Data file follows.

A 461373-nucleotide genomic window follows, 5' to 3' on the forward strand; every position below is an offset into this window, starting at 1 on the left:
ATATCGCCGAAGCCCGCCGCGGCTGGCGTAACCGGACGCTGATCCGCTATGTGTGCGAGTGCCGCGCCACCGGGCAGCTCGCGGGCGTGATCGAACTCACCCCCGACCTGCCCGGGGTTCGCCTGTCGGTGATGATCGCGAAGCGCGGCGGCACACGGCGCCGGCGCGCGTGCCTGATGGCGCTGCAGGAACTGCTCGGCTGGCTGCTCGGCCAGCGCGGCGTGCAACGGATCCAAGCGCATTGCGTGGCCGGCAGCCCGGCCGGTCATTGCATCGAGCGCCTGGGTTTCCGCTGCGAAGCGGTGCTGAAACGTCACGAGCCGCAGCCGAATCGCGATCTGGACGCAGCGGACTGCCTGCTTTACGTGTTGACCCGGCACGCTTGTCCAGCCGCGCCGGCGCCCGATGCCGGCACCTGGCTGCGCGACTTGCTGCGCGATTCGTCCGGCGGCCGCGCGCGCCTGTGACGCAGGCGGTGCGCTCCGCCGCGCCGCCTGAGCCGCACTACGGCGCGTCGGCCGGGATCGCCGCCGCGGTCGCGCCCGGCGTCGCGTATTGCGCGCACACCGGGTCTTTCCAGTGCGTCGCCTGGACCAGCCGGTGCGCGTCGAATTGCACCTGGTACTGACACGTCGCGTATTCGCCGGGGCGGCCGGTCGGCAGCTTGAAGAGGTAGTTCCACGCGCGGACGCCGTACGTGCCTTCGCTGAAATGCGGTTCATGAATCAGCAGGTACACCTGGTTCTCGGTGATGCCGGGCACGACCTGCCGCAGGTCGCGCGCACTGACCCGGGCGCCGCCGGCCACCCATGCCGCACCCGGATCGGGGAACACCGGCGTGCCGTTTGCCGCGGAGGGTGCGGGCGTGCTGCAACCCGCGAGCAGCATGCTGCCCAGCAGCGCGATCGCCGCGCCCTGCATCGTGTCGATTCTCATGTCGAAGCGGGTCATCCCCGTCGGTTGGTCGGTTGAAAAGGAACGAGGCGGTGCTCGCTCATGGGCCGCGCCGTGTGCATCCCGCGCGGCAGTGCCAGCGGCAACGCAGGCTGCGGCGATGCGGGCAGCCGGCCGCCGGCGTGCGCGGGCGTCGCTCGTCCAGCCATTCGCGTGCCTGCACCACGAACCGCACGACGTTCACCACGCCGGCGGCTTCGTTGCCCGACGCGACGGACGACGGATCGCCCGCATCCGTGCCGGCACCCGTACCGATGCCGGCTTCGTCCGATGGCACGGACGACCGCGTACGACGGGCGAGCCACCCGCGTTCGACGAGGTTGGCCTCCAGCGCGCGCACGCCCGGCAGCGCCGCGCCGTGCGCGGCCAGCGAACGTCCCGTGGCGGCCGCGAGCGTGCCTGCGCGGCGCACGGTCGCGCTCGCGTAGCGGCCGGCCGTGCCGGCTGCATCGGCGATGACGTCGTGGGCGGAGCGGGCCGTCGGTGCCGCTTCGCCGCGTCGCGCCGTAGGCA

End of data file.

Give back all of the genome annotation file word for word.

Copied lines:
A 461373-nucleotide genomic window follows, 5' to 3' on the forward strand; every position below is an offset into this window, starting at 1 on the left:
ATATCGCCGAAGCCCGCCGCGGCTGGCGTAACCGGACGCTGATCCGCTATGTGTGCGAGTGCCGCGCCACCGGGCAGCTCGCGGGCGTGATCGAACTCACCCCCGACCTGCCCGGGGTTCGCCTGTCGGTGATGATCGCGAAGCGCGGCGGCACACGGCGCCGGCGCGCGTGCCTGATGGCGCTGCAGGAACTGCTCGGCTGGCTGCTCGGCCAGCGCGGCGTGCAACGGATCCAAGCGCATTGCGTGGCCGGCAGCCCGGCCGGTCATTGCATCGAGCGCCTGGGTTTCCGCTGCGAAGCGGTGCTGAAACGTCACGAGCCGCAGCCGAATCGCGATCTGGACGCAGCGGACTGCCTGCTTTACGTGTTGACCCGGCACGCTTGTCCAGCCGCGCCGGCGCCCGATGCCGGCACCTGGCTGCGCGACTTGCTGCGCGATTCGTCCGGCGGCCGCGCGCGCCTGTGACGCAGGCGGTGCGCTCCGCCGCGCCGCCTGAGCCGCACTACGGCGCGTCGGCCGGGATCGCCGCCGCGGTCGCGCCCGGCGTCGCGTATTGCGCGCACACCGGGTCTTTCCAGTGCGTCGCCTGGACCAGCCGGTGCGCGTCGAATTGCACCTGGTACTGACACGTCGCGTATTCGCCGGGGCGGCCGGTCGGCAGCTTGAAGAGGTAGTTCCACGCGCGGACGCCGTACGTGCCTTCGCTGAAATGCGGTTCATGAATCAGCAGGTACACCTGGTTCTCGGTGATGCCGGGCACGACCTGCCGCAGGTCGCGCGCACTGACCCGGGCGCCGCCGGCCACCCATGCCGCACCCGGATCGGGGAACACCGGCGTGCCGTTTGCCGCGGAGGGTGCGGGCGTGCTGCAACCCGCGAGCAGCATGCTGCCCAGCAGCGCGATCGCCGCGCCCTGCATCGTGTCGATTCTCATGTCGAAGCGGGTCATCCCCGTCGGTTGGTCGGTTGAAAAGGAACGAGGCGGTGCTCGCTCATGGGCCGCGCCGTGTGCATCCCGCGCGGCAGTGCCAGCGGCAACGCAGGCTGCGGCGATGCGGGCAGCCGGCCGCCGGCGTGCGCGGGCGTCGCTCGTCCAGCCATTCGCGTGCCTGCACCACGAACCGCACGACGTTCACCACGCCGGCGGCTTCGTTGCCCGACGCGACGGACGACGGATCGCCCGCATCCGTGCCGGCACCCGTACCGATGCCGGCTTCGTCCGATGGCACGGACGACCGCGTACGACGGGCGAGCCACCCGCGTTCGACGAGGTTGGCCTCCAGCGCGCGCACGCCCGGCAGCGCCGCGCCGTGCGCGGCCAGCGAACGTCCCGTGGCGGCCGCGAGCGTGCCTGCGCGGCGCACGGTCGCGCTCGCGTAGCGGCCGGCCGTGCCGGCTGCATCGGCGATGACGTCGTGGGCGGAGCGGGCCGTCGGTGCCGCTTCGCCGCGTCGCGCCGTAGGCA